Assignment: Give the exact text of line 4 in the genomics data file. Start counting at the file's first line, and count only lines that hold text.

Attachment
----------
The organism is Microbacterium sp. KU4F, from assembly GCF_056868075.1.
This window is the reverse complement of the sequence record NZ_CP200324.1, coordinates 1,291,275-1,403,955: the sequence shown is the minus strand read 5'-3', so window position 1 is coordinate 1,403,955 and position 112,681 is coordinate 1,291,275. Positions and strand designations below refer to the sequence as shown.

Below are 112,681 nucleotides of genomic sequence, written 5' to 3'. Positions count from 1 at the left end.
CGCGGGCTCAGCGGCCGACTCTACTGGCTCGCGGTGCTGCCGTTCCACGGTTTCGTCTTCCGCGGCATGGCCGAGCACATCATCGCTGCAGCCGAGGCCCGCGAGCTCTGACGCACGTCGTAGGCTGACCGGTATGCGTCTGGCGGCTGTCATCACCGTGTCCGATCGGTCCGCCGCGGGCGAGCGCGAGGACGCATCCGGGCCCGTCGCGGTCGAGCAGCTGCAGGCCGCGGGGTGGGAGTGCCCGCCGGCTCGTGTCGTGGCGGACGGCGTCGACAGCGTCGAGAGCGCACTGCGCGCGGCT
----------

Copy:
CGCGGGCTCAGCGGCCGACTCTACTGGCTCGCGGTGCTGCCGTTCCACGGTTTCGTCTTCCGCGGCATGGCCGAGCACATCATCGCTGCAGCCGAGGCCCGCGAGCTCTGACGCACGTCGTAGGCTGACCGGTATGCGTCTGGCGGCTGTCATCACCGTGTCCGATCGGTCCGCCGCGGGCGAGCGCGAGGACGCATCCGGGCCCGTCGCGGTCGAGCAGCTGCAGGCCGCGGGGTGGGAGTGCCCGCCGGCTCGTGTCGTGGCGGACGGCGTCGACAGCGTCGAGAGCGCACTGCGCGCGGCT